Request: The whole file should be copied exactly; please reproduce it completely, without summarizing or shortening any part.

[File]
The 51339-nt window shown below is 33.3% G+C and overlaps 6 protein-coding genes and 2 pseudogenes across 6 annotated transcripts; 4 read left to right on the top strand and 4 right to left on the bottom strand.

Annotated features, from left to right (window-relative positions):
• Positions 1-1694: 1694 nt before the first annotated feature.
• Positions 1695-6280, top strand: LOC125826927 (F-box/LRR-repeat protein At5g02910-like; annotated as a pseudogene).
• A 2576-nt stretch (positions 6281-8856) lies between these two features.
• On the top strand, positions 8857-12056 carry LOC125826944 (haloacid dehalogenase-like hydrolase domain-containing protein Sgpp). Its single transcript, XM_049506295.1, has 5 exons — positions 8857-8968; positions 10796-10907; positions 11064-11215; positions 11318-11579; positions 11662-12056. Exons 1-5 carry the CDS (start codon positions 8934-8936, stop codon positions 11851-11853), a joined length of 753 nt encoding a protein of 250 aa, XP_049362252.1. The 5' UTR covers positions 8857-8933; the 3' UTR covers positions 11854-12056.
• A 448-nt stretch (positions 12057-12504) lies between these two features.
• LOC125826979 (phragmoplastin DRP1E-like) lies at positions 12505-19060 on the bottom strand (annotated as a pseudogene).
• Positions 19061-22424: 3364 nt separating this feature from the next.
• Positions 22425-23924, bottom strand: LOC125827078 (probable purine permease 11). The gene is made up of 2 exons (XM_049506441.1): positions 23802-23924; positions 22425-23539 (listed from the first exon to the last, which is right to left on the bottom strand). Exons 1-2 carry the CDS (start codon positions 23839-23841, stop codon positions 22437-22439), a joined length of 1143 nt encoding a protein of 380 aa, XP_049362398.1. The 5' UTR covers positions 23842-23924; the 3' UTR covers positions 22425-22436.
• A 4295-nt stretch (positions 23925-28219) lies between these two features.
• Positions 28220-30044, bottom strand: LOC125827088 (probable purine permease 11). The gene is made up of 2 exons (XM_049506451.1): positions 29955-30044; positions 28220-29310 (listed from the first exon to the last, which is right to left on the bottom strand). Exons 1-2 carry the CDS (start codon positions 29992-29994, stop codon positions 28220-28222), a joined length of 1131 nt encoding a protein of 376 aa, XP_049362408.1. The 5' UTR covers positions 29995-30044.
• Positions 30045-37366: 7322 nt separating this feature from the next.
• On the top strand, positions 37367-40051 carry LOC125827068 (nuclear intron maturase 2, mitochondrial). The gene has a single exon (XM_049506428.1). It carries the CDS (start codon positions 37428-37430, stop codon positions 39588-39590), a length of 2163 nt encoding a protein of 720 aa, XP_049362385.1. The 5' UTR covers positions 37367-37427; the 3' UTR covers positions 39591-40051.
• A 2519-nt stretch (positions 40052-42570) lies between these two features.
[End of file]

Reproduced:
The 51339-nt window shown below is 33.3% G+C and overlaps 6 protein-coding genes and 2 pseudogenes across 6 annotated transcripts; 4 read left to right on the top strand and 4 right to left on the bottom strand.

Annotated features, from left to right (window-relative positions):
• Positions 1-1694: 1694 nt before the first annotated feature.
• Positions 1695-6280, top strand: LOC125826927 (F-box/LRR-repeat protein At5g02910-like; annotated as a pseudogene).
• A 2576-nt stretch (positions 6281-8856) lies between these two features.
• On the top strand, positions 8857-12056 carry LOC125826944 (haloacid dehalogenase-like hydrolase domain-containing protein Sgpp). Its single transcript, XM_049506295.1, has 5 exons — positions 8857-8968; positions 10796-10907; positions 11064-11215; positions 11318-11579; positions 11662-12056. Exons 1-5 carry the CDS (start codon positions 8934-8936, stop codon positions 11851-11853), a joined length of 753 nt encoding a protein of 250 aa, XP_049362252.1. The 5' UTR covers positions 8857-8933; the 3' UTR covers positions 11854-12056.
• A 448-nt stretch (positions 12057-12504) lies between these two features.
• LOC125826979 (phragmoplastin DRP1E-like) lies at positions 12505-19060 on the bottom strand (annotated as a pseudogene).
• Positions 19061-22424: 3364 nt separating this feature from the next.
• Positions 22425-23924, bottom strand: LOC125827078 (probable purine permease 11). The gene is made up of 2 exons (XM_049506441.1): positions 23802-23924; positions 22425-23539 (listed from the first exon to the last, which is right to left on the bottom strand). Exons 1-2 carry the CDS (start codon positions 23839-23841, stop codon positions 22437-22439), a joined length of 1143 nt encoding a protein of 380 aa, XP_049362398.1. The 5' UTR covers positions 23842-23924; the 3' UTR covers positions 22425-22436.
• A 4295-nt stretch (positions 23925-28219) lies between these two features.
• Positions 28220-30044, bottom strand: LOC125827088 (probable purine permease 11). The gene is made up of 2 exons (XM_049506451.1): positions 29955-30044; positions 28220-29310 (listed from the first exon to the last, which is right to left on the bottom strand). Exons 1-2 carry the CDS (start codon positions 29992-29994, stop codon positions 28220-28222), a joined length of 1131 nt encoding a protein of 376 aa, XP_049362408.1. The 5' UTR covers positions 29995-30044.
• Positions 30045-37366: 7322 nt separating this feature from the next.
• On the top strand, positions 37367-40051 carry LOC125827068 (nuclear intron maturase 2, mitochondrial). The gene has a single exon (XM_049506428.1). It carries the CDS (start codon positions 37428-37430, stop codon positions 39588-39590), a length of 2163 nt encoding a protein of 720 aa, XP_049362385.1. The 5' UTR covers positions 37367-37427; the 3' UTR covers positions 39591-40051.
• A 2519-nt stretch (positions 40052-42570) lies between these two features.